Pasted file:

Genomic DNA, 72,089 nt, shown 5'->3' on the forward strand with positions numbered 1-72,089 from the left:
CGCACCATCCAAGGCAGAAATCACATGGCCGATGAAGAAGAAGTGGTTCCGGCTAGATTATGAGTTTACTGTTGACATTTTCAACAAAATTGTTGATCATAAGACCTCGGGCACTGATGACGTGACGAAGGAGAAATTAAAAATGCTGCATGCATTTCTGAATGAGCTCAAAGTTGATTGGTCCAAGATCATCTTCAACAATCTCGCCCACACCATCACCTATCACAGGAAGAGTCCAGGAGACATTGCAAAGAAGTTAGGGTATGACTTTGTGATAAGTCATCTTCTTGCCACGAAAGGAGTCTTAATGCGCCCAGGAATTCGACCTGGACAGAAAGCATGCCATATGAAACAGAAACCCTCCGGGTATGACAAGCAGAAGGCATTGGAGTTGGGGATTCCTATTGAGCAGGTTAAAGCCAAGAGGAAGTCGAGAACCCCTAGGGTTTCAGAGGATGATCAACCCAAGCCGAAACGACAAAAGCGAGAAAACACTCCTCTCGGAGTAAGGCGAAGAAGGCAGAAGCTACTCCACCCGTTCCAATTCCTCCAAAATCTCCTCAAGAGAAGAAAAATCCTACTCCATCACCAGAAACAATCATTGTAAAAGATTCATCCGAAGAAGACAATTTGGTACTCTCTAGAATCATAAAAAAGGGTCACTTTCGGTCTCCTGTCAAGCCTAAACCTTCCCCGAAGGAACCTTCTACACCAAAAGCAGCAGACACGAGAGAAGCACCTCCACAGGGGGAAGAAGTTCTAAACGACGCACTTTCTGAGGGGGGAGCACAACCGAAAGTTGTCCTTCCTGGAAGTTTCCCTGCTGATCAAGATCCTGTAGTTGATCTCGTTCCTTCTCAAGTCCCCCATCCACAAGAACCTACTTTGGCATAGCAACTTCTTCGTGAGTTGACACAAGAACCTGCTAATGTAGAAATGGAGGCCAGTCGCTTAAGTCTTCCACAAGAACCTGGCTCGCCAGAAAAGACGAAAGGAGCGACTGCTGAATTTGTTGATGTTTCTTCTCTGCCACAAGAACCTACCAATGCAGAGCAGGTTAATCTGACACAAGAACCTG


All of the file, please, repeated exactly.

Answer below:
Genomic DNA, 72,089 nt, shown 5'->3' on the forward strand with positions numbered 1-72,089 from the left:
CGCACCATCCAAGGCAGAAATCACATGGCCGATGAAGAAGAAGTGGTTCCGGCTAGATTATGAGTTTACTGTTGACATTTTCAACAAAATTGTTGATCATAAGACCTCGGGCACTGATGACGTGACGAAGGAGAAATTAAAAATGCTGCATGCATTTCTGAATGAGCTCAAAGTTGATTGGTCCAAGATCATCTTCAACAATCTCGCCCACACCATCACCTATCACAGGAAGAGTCCAGGAGACATTGCAAAGAAGTTAGGGTATGACTTTGTGATAAGTCATCTTCTTGCCACGAAAGGAGTCTTAATGCGCCCAGGAATTCGACCTGGACAGAAAGCATGCCATATGAAACAGAAACCCTCCGGGTATGACAAGCAGAAGGCATTGGAGTTGGGGATTCCTATTGAGCAGGTTAAAGCCAAGAGGAAGTCGAGAACCCCTAGGGTTTCAGAGGATGATCAACCCAAGCCGAAACGACAAAAGCGAGAAAACACTCCTCTCGGAGTAAGGCGAAGAAGGCAGAAGCTACTCCACCCGTTCCAATTCCTCCAAAATCTCCTCAAGAGAAGAAAAATCCTACTCCATCACCAGAAACAATCATTGTAAAAGATTCATCCGAAGAAGACAATTTGGTACTCTCTAGAATCATAAAAAAGGGTCACTTTCGGTCTCCTGTCAAGCCTAAACCTTCCCCGAAGGAACCTTCTACACCAAAAGCAGCAGACACGAGAGAAGCACCTCCACAGGGGGAAGAAGTTCTAAACGACGCACTTTCTGAGGGGGGAGCACAACCGAAAGTTGTCCTTCCTGGAAGTTTCCCTGCTGATCAAGATCCTGTAGTTGATCTCGTTCCTTCTCAAGTCCCCCATCCACAAGAACCTACTTTGGCATAGCAACTTCTTCGTGAGTTGACACAAGAACCTGCTAATGTAGAAATGGAGGCCAGTCGCTTAAGTCTTCCACAAGAACCTGGCTCGCCAGAAAAGACGAAAGGAGCGACTGCTGAATTTGTTGATGTTTCTTCTCTGCCACAAGAACCTACCAATGCAGAGCAGGTTAATCTGACACAAGAACCTG